Despite his skill in measuring social trends, Hayter had shared in the Victorian land and building boom of the late 1880s. In 1887 he became a director of the Metropolitan Bank and Metropolitan Building Society. These institutions were forced to close their doors on 3 December 1891 and later went into liquidation. Hayter had borrowed £32,000 from the bank to invest in the society and was in debt for £36,000. Composition with his creditors was put through the Insolvency Court in secret and allowed for payment of 3d. in the £1. When he realized that the failure of the bank and society was inevitable Hayter asked the government to release him from his official post, but the cabinet persuaded him to remain and to conduct the 1891 census. Due to retire with a pension on 31 March 1895, he died on the 23rd at his home in Armadale. He was survived by his wife (d.1911) and one son.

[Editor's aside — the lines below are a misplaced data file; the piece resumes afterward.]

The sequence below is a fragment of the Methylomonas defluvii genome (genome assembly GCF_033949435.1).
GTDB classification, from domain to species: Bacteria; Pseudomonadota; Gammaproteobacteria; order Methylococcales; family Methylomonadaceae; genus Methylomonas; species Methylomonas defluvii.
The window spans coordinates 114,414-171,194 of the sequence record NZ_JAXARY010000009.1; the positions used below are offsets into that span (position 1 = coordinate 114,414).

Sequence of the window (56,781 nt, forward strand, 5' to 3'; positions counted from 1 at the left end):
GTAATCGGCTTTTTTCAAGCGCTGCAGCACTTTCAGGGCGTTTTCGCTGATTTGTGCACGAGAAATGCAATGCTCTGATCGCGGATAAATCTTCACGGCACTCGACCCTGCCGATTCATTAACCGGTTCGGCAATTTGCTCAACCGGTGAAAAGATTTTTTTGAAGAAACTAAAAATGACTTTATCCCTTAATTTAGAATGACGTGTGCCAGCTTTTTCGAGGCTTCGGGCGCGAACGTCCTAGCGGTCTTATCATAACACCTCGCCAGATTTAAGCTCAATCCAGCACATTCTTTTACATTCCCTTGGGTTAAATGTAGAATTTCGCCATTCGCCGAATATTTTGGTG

I. J. Neeson, 'Hayter, Henry Heylyn (1821–1895)', Australian Dictionary of Biography, National Centre of Biography, Australian National University, http://adb.anu.edu.au/biography/hayter-henry-heylyn-3739/text5883, accessed 7 December 2013.
This article was first published in hardcopy in Australian Dictionary of Biography, Volume 4, (MUP), 1972